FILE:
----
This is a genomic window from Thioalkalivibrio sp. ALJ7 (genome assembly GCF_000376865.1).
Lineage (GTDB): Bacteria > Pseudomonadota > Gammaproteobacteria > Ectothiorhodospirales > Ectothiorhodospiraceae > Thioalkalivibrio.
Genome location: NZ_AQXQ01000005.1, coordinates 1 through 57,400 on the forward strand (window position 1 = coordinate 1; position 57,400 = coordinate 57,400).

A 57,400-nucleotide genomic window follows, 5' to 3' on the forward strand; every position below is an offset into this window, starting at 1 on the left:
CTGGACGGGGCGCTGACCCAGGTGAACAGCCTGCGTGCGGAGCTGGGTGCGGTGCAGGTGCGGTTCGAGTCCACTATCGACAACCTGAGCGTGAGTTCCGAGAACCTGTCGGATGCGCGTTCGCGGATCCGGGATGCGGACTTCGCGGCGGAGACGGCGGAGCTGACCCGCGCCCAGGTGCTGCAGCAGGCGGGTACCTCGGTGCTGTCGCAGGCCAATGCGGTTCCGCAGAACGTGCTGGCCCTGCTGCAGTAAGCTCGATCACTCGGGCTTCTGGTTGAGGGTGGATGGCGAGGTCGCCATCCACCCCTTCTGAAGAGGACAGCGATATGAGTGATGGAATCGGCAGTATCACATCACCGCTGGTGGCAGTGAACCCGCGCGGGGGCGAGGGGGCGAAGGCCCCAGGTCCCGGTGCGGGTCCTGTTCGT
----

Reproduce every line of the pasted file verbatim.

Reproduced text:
This is a genomic window from Thioalkalivibrio sp. ALJ7 (genome assembly GCF_000376865.1).
Lineage (GTDB): Bacteria > Pseudomonadota > Gammaproteobacteria > Ectothiorhodospirales > Ectothiorhodospiraceae > Thioalkalivibrio.
Genome location: NZ_AQXQ01000005.1, coordinates 1 through 57,400 on the forward strand (window position 1 = coordinate 1; position 57,400 = coordinate 57,400).

A 57,400-nucleotide genomic window follows, 5' to 3' on the forward strand; every position below is an offset into this window, starting at 1 on the left:
CTGGACGGGGCGCTGACCCAGGTGAACAGCCTGCGTGCGGAGCTGGGTGCGGTGCAGGTGCGGTTCGAGTCCACTATCGACAACCTGAGCGTGAGTTCCGAGAACCTGTCGGATGCGCGTTCGCGGATCCGGGATGCGGACTTCGCGGCGGAGACGGCGGAGCTGACCCGCGCCCAGGTGCTGCAGCAGGCGGGTACCTCGGTGCTGTCGCAGGCCAATGCGGTTCCGCAGAACGTGCTGGCCCTGCTGCAGTAAGCTCGATCACTCGGGCTTCTGGTTGAGGGTGGATGGCGAGGTCGCCATCCACCCCTTCTGAAGAGGACAGCGATATGAGTGATGGAATCGGCAGTATCACATCACCGCTGGTGGCAGTGAACCCGCGCGGGGGCGAGGGGGCGAAGGCCCCAGGTCCCGGTGCGGGTCCTGTTCGT